Wylam is a small village situated on the banks of the river Tyne in Tynedale in Southern Northumberland. From the twelfth century it belonged to Tynemouth Priory whose monks worked the coal seams around Wylam.The same monks had built a country residence the remains of which are now incorporated into Wylam Hall on the West of the present village.
More recent and probably more widely known are Wylam’s links with the birth of the railways, William Hedley the developer of ‘Puffing Billy’ went to school in Wylam; George Stephenson was born in Wylam. Slightly more recently Charles Parsons, of turbine fame, lived for many years at Holeyn Hall on the North of the village. In the nineteenth century Wylam had collieries and even an iron works and was described as a ‘living hell’.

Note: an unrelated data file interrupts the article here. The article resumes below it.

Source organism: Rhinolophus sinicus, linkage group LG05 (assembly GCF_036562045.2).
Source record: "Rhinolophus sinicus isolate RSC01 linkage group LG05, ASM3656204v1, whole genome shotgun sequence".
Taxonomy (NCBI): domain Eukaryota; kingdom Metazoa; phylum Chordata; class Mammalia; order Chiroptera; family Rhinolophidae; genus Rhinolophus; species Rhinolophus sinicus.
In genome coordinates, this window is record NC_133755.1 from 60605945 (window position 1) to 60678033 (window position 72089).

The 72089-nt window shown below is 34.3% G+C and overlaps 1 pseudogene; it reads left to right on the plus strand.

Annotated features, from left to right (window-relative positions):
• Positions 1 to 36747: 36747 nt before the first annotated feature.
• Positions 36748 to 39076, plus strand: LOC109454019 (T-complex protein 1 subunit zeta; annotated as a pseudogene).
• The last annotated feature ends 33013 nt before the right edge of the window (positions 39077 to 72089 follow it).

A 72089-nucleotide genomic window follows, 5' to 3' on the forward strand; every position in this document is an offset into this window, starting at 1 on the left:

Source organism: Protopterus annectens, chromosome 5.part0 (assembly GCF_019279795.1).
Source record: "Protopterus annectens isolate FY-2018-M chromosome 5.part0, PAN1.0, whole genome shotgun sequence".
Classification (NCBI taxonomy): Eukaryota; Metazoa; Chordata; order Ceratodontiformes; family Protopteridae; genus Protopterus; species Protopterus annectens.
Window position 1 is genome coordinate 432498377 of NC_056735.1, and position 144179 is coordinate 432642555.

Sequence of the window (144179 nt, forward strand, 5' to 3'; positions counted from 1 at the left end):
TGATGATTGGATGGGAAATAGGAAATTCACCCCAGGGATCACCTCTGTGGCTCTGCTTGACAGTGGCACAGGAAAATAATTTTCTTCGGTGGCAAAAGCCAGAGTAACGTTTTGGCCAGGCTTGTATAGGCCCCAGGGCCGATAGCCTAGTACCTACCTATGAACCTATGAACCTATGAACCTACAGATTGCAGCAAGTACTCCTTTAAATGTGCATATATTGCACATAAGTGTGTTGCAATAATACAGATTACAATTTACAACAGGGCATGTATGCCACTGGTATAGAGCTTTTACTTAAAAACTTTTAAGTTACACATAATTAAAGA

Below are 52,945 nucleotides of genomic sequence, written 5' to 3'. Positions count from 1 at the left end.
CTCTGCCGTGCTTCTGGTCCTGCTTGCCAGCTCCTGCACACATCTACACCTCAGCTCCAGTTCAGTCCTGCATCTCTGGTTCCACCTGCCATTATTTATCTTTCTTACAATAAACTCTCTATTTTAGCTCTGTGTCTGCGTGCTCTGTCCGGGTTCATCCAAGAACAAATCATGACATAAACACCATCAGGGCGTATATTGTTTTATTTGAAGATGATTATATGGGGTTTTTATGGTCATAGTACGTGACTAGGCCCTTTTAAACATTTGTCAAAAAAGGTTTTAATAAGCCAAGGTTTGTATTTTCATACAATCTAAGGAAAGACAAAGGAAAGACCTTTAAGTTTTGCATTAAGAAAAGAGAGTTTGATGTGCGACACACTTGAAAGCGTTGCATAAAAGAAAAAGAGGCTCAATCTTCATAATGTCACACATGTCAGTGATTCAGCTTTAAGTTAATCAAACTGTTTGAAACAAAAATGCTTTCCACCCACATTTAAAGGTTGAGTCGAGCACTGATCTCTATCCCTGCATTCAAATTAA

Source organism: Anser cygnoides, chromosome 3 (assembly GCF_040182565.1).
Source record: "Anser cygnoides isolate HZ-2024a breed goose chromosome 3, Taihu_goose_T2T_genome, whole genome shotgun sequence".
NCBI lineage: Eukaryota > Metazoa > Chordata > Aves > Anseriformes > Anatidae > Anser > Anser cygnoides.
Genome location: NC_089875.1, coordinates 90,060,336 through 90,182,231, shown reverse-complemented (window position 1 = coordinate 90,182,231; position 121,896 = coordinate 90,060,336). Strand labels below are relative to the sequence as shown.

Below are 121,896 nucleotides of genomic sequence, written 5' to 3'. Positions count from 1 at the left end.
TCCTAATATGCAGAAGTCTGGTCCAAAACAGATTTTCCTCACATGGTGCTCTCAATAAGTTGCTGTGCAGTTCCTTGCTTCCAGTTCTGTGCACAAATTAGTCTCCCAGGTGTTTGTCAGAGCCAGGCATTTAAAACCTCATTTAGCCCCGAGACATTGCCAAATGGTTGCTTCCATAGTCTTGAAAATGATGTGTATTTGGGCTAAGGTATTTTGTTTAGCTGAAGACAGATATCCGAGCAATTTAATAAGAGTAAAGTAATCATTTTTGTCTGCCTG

Nowadays in common with most towns and villages in easy reach of large conurbations, the population of Wylam comprises almost entirely of commuters and a high proportion of the inhabitants have arrived from beyond Wylam and even beyond the region.